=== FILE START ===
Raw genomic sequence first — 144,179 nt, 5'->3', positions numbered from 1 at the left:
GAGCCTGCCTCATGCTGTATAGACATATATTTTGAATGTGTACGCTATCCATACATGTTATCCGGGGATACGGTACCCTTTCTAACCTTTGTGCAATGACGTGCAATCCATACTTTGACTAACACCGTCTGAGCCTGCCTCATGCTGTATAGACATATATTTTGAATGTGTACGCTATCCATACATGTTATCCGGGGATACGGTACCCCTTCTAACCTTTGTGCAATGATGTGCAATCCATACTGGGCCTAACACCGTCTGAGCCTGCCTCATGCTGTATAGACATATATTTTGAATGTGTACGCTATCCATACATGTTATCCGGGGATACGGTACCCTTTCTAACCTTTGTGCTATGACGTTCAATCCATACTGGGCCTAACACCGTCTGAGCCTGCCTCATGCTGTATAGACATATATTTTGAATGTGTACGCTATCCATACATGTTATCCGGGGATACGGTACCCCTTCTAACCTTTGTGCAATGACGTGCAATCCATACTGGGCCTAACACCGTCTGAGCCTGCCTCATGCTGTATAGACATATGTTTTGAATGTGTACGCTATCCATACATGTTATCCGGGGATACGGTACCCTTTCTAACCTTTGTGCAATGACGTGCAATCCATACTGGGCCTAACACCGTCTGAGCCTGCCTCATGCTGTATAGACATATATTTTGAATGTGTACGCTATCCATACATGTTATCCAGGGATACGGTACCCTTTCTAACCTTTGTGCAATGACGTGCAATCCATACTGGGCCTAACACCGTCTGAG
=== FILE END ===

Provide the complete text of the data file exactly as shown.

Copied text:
Raw genomic sequence first — 144,179 nt, 5'->3', positions numbered from 1 at the left:
GAGCCTGCCTCATGCTGTATAGACATATATTTTGAATGTGTACGCTATCCATACATGTTATCCGGGGATACGGTACCCTTTCTAACCTTTGTGCAATGACGTGCAATCCATACTTTGACTAACACCGTCTGAGCCTGCCTCATGCTGTATAGACATATATTTTGAATGTGTACGCTATCCATACATGTTATCCGGGGATACGGTACCCCTTCTAACCTTTGTGCAATGATGTGCAATCCATACTGGGCCTAACACCGTCTGAGCCTGCCTCATGCTGTATAGACATATATTTTGAATGTGTACGCTATCCATACATGTTATCCGGGGATACGGTACCCTTTCTAACCTTTGTGCTATGACGTTCAATCCATACTGGGCCTAACACCGTCTGAGCCTGCCTCATGCTGTATAGACATATATTTTGAATGTGTACGCTATCCATACATGTTATCCGGGGATACGGTACCCCTTCTAACCTTTGTGCAATGACGTGCAATCCATACTGGGCCTAACACCGTCTGAGCCTGCCTCATGCTGTATAGACATATGTTTTGAATGTGTACGCTATCCATACATGTTATCCGGGGATACGGTACCCTTTCTAACCTTTGTGCAATGACGTGCAATCCATACTGGGCCTAACACCGTCTGAGCCTGCCTCATGCTGTATAGACATATATTTTGAATGTGTACGCTATCCATACATGTTATCCAGGGATACGGTACCCTTTCTAACCTTTGTGCAATGACGTGCAATCCATACTGGGCCTAACACCGTCTGAG